Feast of Christ the King – November 23, 2008 – Blessed Sacrament
For all of its familiarity, the Gospel passage we have just heard retains its power to move and to challenge and to convict.
We are likely, perhaps, to hear this passage as describing the criteria by which we will be judged individually, and that is not wrong of course, which is why at least the first part of the scene is often read at funerals. But Christ gives the scene a larger, grander context. It comes in Matthew’s Gospel after parables of judgment and accountability, such as the one we heard last week, about the servants who were given large sums of money and then required to account for what they had done with it. Now, capping them all, the scene is described as a final settling of accounts and passing of sentence. The scene is described in dramatic terms: the Son of Man comes in divine glory, accompanied by his angels, and sits upon his glorious throne, and all the nations are assembled before him. This is not just a judgment of individuals; it is a judgment of nations. Perhaps we could say that this is a settling of accounts with regard to the entire history of humanity. The final judgment is being passed on what humanity as a whole has done with its freedom. What ought to count as success and failure is being described, the criteria by which all human activity should be measured are being set forth. The final scene in the drama of creation discloses what was at stake all along at all prior moments as the drama that is human history unfolded.
And, it turns out, the criterion is simply stated: what have individuals and nations done to relieve human misery? It is not a criterion of wealth or power, of beauty or fame, of genius or discovery. The criterion is whether one has lightened the burden others are bearing, has brought light into their darkness, has broadened and deepened the scope of their freedom. The six examples which Christ employed are not exhaustive, and we can add to them: I was illiterate and you taught me to read. I was in deep despair, and you lifted me. I was lost and you looked for me. I was fearful and you en-couraged me.
These and many other examples can be seen as examples of humanitarian aid, and our communities and country can use much more of it, especially as times become more difficult. For a Christian, however, it has all been made more personal because the one who pronounces sentence is the one who has been encountered before, even though he has not been recognized. The final arbiter of the value of the lives of individuals and of nations is not being met for the first time in this great scene of judgment. He tells them that they have already met him in the course of the history now under judgment. He has not been met only in the short span of the life he shared with humanity, when, though he was rich, he became poor for our sake, so that through his poverty we might become rich. People have met him, he tells them, also in the persons with whom he has identified himself, in the hungry and thirsty, in the naked and the homeless, in the ill and imprisoned. One did not have to live 2,000 years ago to encounter Christ on one’s way; one met him yesterday; one meets him today; one will meet him tomorrow.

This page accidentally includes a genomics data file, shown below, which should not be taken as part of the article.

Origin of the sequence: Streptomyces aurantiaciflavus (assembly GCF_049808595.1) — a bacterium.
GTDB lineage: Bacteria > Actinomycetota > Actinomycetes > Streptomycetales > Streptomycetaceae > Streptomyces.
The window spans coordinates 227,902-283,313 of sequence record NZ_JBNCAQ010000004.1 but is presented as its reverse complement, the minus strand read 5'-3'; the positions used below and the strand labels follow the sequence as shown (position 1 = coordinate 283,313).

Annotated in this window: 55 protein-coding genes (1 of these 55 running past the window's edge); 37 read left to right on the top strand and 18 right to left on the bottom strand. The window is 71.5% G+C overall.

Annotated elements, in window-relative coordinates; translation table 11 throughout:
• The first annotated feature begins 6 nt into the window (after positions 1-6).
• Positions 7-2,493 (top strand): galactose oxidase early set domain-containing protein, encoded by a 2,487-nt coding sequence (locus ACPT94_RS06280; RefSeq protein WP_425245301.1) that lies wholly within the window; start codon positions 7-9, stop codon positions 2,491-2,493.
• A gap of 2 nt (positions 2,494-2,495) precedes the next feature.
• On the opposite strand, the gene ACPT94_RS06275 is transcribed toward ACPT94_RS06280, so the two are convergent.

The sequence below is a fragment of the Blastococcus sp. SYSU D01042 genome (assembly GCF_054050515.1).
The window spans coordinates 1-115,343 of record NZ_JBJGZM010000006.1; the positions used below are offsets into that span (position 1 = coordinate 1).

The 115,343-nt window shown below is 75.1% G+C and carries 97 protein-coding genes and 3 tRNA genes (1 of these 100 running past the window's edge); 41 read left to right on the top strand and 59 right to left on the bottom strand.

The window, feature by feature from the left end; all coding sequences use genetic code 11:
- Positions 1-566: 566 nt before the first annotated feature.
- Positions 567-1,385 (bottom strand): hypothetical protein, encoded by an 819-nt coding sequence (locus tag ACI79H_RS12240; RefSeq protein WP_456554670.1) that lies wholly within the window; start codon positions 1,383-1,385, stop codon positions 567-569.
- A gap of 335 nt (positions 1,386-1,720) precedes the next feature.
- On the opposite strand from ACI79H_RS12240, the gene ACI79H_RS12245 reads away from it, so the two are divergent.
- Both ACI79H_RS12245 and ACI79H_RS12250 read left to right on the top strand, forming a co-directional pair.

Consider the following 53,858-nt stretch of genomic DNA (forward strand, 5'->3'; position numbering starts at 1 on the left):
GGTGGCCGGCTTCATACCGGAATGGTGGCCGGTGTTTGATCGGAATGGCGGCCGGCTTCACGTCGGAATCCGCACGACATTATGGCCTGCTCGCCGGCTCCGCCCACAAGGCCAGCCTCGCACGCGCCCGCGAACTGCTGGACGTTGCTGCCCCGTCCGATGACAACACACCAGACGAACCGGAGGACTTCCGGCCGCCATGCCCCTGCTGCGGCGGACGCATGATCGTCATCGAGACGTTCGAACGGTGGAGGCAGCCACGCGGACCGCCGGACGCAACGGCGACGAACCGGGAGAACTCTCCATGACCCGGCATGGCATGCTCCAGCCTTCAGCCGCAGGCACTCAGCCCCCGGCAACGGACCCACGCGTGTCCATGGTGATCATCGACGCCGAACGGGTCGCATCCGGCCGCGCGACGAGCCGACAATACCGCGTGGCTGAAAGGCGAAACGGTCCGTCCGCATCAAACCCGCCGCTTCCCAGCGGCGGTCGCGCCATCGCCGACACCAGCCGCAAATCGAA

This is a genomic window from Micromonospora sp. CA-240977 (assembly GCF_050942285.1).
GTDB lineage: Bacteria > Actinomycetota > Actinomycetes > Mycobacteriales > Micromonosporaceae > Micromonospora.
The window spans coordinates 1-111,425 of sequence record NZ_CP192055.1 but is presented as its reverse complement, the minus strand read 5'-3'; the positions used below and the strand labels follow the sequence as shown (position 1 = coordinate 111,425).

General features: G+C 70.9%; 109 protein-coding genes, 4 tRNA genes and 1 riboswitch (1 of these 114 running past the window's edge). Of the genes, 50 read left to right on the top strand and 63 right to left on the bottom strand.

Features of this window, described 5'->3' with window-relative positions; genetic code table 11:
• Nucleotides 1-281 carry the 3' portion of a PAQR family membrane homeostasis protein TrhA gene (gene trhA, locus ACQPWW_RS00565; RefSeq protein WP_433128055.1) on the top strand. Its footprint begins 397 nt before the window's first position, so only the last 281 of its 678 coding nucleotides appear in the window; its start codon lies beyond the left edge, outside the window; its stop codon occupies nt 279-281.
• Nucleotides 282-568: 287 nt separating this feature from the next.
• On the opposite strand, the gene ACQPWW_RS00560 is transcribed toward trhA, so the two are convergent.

We meet him here, of course. His word re-echoes in the Scripture readings we have heard. By his Spirit he is speaking to our hearts and minds. From this altar-table we will receive his Body and become his Body, he in us and we in him. But one of the purposes of our gathering for this great thanksgiving is to alert us to the fact that when we leave this church we will not be leaving Christ behind but are likely to encounter him again and again in the course of this day and of this week.
St. John Chrysostom was a priest in Antioch and then the bishop of Constantinople. In his homilies on the Second Epistle to the Corinthians, he has an extended comparison between what Christians do as a people of priests at the eucharist and what they do as priests in the world. Every Christian is a priest by baptism. He doesn’t wear liturgical garments, but is supposed to be clothed in kindness. He has an altar, not an altar of stone like this one, a holy altar, holier than this one, for this one simply receives the Body of Christ while the altar on which the Christian offers his sacrifice is itself the Body of Christ, an altar “composed of the very members of Christ…. You honor indeed this altar, because it receives Christ’s body; but the one who is himself the body of Christ you treat with scorn, and neglect him as he dies. You may see that altar everywhere, lying in lanes and in market places, and you may sacrifice upon it every hour; for on it too is sacrifice performed…. When you see a poor believer, then, consider that you are looking at an altar; when you see such a one begging, not only do not insult him; reverence him even; and if you see someone else insulting him, prevent it, stop it.”
“Do you wish to honor Christ’s body?” St. John asked in another homily. “Then don’t neglect him when you come upon him naked. While you honor him here with silk garments, do not neglect Him when he is perishing of cold and nakedness outside. For the same Christ who said, ‘This is my body,’… also said, ‘When I was hungry, you did not feed me,’ and ‘When you did not do it to one of the least of these, you did not do it to me.’” We cannot honor the one Body of Christ without honoring the other Body of Christ.